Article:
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Mon, Sep 18


Online Asynchronous & two in-person days

Designing an Activity-based Climate Change Curriculum with Local and Global Perspective

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Designing an Activity-based Climate Change Curriculum with Local and Global Perspective
Designing an Activity-based Climate Change Curriculum with Local and Global Perspective

Time & Location

Sep 18, 2023, 7:00 PM – Nov 17, 2023, 7:00 PM

Online Asynchronous & two in-person days

About the Course

The effects of the global climate crisis are increasingly visible all around us.  This course presents a variety of lab and field activities to effectively introduce climate change concepts and allows participants to design a unit that fits their needs.  We will quantitatively investigate disruptions to the global carbon cycle, with an emphasis on forests and oceans.  All activities will utilize resources that are readily available and inexpensive.  We will explore data sets and case studies from Vermont and around the world, as well as investigate climate change effects on human communities.   Participants have the option of registering for three graduate credits ($1,600) or recertification credits ($1,300). This course will be most relevent to middle and high school science and social studies teacher or education teams interested in designing a thematic, interdisciplinary unit. The course syllabus can be viewed here

This course will complement a second field-based course, which will travel to Nepal in February, 2024.  Registration in the field-based course is encouraged, but is not a prerequisite for enrollment in this course.

Course Goals/Objectives:

  1. Explore hands-on activities and demonstrations for teaching the Carbon Cycle and the greenhouse effect.
  2. Extrapolate the effect of burning fossil fuels on our atmosphere through lab-based measurement and mathematical calculations with real-world data sets.
  3. Measure the amount of carbon stored in individual trees and local forest plots to document the consequences of deforestation/fires on the carbon cycle.
  4. Investigate the effects of climate change and atmospheric carbon dioxide on our oceans through lab investigations of water density and ocean acidification.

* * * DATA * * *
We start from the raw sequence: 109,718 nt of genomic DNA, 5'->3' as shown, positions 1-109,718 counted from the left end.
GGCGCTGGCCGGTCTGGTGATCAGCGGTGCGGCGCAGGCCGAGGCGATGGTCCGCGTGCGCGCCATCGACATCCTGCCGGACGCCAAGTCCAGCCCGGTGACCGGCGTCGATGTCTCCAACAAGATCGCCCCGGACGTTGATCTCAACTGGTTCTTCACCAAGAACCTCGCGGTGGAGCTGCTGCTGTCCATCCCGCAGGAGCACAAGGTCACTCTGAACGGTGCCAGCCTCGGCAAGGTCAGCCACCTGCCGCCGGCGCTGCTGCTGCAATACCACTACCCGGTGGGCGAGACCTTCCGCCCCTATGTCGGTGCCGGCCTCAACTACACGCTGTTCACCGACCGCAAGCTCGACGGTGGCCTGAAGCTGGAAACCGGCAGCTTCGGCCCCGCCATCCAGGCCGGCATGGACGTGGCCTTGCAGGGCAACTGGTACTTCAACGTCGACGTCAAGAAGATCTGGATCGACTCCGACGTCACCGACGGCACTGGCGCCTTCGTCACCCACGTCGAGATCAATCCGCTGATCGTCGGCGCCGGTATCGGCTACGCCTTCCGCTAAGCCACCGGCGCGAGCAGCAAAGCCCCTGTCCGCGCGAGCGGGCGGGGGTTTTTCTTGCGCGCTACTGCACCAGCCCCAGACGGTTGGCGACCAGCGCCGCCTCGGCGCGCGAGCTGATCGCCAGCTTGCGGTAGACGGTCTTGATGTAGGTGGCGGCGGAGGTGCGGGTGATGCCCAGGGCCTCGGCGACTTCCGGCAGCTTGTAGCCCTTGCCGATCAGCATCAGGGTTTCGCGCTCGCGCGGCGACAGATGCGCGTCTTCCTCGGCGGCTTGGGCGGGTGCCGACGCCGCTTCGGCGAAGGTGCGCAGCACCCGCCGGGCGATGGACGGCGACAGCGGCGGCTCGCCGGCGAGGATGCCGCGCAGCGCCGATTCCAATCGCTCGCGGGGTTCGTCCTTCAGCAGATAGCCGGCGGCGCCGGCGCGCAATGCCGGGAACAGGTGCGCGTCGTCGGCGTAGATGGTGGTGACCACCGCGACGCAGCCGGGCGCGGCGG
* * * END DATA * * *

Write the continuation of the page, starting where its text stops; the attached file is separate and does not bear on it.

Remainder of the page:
5. Explore resources and data-based activities to document the effects of climate change in Vermont, as well as on species and ecosystems around the world.
  6. Research the consequences of climate change on human communities globally and consider the potential impact of 1 billion climate refugees this century.


September 18 to November 17 (virtual, asynchronous)

September 30 (in person, Central VT location TBD)    8:30 – 4:00

October 28 (in person, Central VT location, TBD))       8:30 – 4:00​

Online asynchronous work will require 2-3 hours of work per week and will mostly consist of the generation of student activities, lesson plans and a Unit plan to fit each participant’s need.

About the Instructor: Shane Heath has been teaching physical and life sciences in Vermont for 12 years, and currently teaches chemistry and wildlife ecology at Essex High School.   He was selected as a National Geographic Grosvenor Fellow in 2019.  Prior to teaching, he worked for years as a wildlife ecologist, conducting fieldwork with researchers in China, India, Nigeria, and South Africa.  He believes in incorporating the tenets of climate sustainability, biodiversity conservation and global citizenship into his teaching.  He sits on the board of directors for Go Global VT.

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